As one of the busiest working actors in Hollywood, Colin Farrell needs no introduction. He’s played a country singer, a coked out horrible boss, Alexander the Great, a Russian convict, and an array of numerous other memorable characters over the years. His role, as the vampire-next-door Jerry in the Fright Night remake, is another one of his shining moments that proves he’s one of the most versatile actors working today.
Bamcat spoke with Farrell in Toronto, when he was shooting the new Total Recall. Read our Q&A below.
Bamcat: How is your version of Jerry different than Chris Sarandon’s in the original Fright Night?
Colin Farrell: This guy was more brutal, which is not to say he didn’t have a blatant sexuality to him and that he didn’t involve himself in the pursuance of self-gratification, cause that was all in there, but it wasn’t as sensually seductive as what Chris did in the original. [My take is] more blue collar where Chris’ felt like an intellectual. More dignified and eloquent. He felt European. Being a big fan of the original I would have been loathed and very anxious trying to tread in those footsteps.
Bamcat: Did you talk to Chris Sarandon at all about his take on Jerry versus your take?
CF: Not really. I know his take on Jerry. I saw it and experienced it, and I loved it. So when he was on set it was just really cool to have him there. Hanging with him for six, seven, eight hours… it was really cool. We talked a little bit about the experience but not so much. I’m a big fan of his work outside of [Fright Night] as well, such as Child’s Play and Dog Day Afternoon. He’s just a magnificent actor.
Bamcat: With Fright Night and the upcoming Total Recall remake, is there more pressure on you as an actor because of the fan base these films already have?
CF: Not as an actor. As a personality who has to answer questions about the work, I suppose. I had different opinions on remakes before I did one. And now I’m of the mind where there’s certainly not a sign of originality, there’s certainly not a beacon call to the art of being unique. Having said that, if you get really good people to be part of telling the stories, part of the remake experience, well then in and of itself the film should work. A shit film is a shit film regardless of whether it’s a remake or an original so it would be nice for them to be judged [independently]. Fright Night works, and if it doesn’t it’s not because it’s a remake.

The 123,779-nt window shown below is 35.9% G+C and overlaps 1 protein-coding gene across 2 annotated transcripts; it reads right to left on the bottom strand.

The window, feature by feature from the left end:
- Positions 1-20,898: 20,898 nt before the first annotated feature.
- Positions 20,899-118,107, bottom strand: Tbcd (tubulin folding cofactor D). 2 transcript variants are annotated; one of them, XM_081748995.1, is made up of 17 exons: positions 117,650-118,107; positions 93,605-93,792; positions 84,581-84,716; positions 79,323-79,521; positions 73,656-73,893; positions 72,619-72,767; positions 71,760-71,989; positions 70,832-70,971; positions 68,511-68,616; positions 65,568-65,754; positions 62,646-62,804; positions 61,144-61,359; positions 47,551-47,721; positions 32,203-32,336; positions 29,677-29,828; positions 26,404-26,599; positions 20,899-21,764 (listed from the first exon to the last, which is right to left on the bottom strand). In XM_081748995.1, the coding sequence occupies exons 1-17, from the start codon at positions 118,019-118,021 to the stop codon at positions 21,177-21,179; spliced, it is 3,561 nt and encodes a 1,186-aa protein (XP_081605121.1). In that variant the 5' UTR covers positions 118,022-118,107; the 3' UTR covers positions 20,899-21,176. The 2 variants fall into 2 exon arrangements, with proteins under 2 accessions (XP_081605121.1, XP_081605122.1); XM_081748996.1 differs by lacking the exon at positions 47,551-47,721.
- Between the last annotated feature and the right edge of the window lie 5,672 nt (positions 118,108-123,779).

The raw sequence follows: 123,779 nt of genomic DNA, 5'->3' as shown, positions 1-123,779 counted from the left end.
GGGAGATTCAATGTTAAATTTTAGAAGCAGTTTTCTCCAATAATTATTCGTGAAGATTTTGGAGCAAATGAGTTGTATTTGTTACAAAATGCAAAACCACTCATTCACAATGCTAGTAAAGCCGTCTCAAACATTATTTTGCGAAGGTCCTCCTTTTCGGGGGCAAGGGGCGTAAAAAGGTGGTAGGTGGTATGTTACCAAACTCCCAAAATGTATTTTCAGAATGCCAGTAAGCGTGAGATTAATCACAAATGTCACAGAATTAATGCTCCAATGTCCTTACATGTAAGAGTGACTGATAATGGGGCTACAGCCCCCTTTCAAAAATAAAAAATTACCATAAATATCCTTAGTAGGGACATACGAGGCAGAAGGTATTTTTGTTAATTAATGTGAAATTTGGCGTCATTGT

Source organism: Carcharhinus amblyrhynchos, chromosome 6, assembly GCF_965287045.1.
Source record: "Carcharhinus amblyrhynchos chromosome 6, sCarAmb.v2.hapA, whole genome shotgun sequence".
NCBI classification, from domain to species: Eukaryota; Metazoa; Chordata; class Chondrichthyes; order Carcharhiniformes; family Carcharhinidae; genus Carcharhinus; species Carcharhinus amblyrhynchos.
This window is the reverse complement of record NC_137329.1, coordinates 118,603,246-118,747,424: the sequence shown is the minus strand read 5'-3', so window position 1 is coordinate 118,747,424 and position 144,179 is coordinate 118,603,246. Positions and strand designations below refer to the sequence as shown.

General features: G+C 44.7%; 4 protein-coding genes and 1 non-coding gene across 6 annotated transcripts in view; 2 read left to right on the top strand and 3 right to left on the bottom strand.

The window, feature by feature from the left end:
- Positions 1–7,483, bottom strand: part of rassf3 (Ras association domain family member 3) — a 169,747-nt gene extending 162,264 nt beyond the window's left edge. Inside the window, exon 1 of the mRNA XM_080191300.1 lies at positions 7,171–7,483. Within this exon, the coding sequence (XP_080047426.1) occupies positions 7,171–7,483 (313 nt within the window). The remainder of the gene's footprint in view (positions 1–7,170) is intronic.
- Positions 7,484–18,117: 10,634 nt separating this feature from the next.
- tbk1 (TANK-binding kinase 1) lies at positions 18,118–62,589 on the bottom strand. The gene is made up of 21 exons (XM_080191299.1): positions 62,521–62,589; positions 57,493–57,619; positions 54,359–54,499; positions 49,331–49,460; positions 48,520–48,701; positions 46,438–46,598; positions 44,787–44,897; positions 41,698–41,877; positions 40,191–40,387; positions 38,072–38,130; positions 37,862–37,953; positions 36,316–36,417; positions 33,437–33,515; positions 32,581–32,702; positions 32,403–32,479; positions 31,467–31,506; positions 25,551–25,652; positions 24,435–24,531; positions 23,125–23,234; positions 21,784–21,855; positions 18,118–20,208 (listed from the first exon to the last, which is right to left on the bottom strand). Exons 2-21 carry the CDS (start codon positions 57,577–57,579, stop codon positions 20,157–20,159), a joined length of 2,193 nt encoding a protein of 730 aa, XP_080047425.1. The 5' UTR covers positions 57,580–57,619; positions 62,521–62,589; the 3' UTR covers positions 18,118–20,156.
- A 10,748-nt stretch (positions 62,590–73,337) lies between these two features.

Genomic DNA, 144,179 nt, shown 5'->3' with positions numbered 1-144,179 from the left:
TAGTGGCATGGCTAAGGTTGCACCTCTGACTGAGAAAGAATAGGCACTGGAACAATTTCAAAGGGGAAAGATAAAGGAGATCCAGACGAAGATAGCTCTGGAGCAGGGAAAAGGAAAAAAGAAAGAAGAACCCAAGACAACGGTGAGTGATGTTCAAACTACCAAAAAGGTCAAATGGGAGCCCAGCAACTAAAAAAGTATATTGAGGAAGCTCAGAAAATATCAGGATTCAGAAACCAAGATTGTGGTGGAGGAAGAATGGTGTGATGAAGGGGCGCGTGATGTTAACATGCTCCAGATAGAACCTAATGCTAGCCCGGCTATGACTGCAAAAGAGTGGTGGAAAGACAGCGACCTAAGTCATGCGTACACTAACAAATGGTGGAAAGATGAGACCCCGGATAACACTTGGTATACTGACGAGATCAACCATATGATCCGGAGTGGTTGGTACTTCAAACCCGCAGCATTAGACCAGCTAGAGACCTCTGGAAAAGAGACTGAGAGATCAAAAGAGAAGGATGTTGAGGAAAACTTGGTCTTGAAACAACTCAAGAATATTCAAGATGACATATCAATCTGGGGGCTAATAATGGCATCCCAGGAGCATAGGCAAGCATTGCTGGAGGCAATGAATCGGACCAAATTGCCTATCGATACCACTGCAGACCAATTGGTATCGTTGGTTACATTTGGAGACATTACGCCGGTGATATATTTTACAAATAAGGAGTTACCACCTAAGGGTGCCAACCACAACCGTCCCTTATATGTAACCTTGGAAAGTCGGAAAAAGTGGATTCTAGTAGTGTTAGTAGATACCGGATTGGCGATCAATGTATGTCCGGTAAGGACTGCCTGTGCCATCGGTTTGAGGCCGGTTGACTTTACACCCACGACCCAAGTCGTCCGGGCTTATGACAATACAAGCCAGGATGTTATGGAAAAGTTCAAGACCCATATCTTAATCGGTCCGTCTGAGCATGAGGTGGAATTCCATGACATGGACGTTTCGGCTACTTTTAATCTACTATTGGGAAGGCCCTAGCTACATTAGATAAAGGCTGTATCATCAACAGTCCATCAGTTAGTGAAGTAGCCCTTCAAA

Bamcat: Is there a role or type of role you have yet to play that you really want to do?
CF: Generally, as far as the work goes, I haven’t had a plan. Playing a vampire does tick a box off for me for sure. It was really fun. Somewhere in the back of my head I’d love to play a boxer, but that’s a common thing I assume for a lot of guys.
Bamcat: Is there an exhaustion that sets in from the emotion and physicality of doing a movie like this?
CF: One of the hardest things, or tiring things, to do in a fight is to defend yourself. It’s less tiring to throw out punches or hold someone than it is to get out of a hold or duck punches. With that in mind, the place of power and the place of less physical exertion is the grander place. What I did find a little bit tiring was the lack of human emotion. It was an interesting exercise for me in the observance of how we as human beings are ruled by fear. If there is one thing that Jerry is not going to have it’s fear. Anger, but no fear. Not a second of it. That got kind of dull pretty quick. As humans we’re compelled to react from the place of fear.
Bamcat: Were you interested in vampires before making Fright Night?
CF: I grew up watching a good deal of scary films. I really do love the original Fright Night and The Lost Boys and Near Dark, and various incarnations of the Dracula legend, from Gary Oldman’s, to Bela Lugosi’s, to Christopher Lee’s, to modern takes like Let the Right In. So I’m well versed cinematically in the vampire world and find it fascinating. It just offers so much of what we as mortals and humans strive for. The idea of eternal beauty and the idea of being irresistibly attractive to other people, to being at the top of the food chain.
Bamcat: Do you think you’re going to be remembered for playing a vampire over every other role you’ve done?
CF: That would be depressing if all I’m remembered for is Fright Night [laughs]. Which is not a slam against Fright Night. As long as I’m not forgotten when I’m alive it’s alright.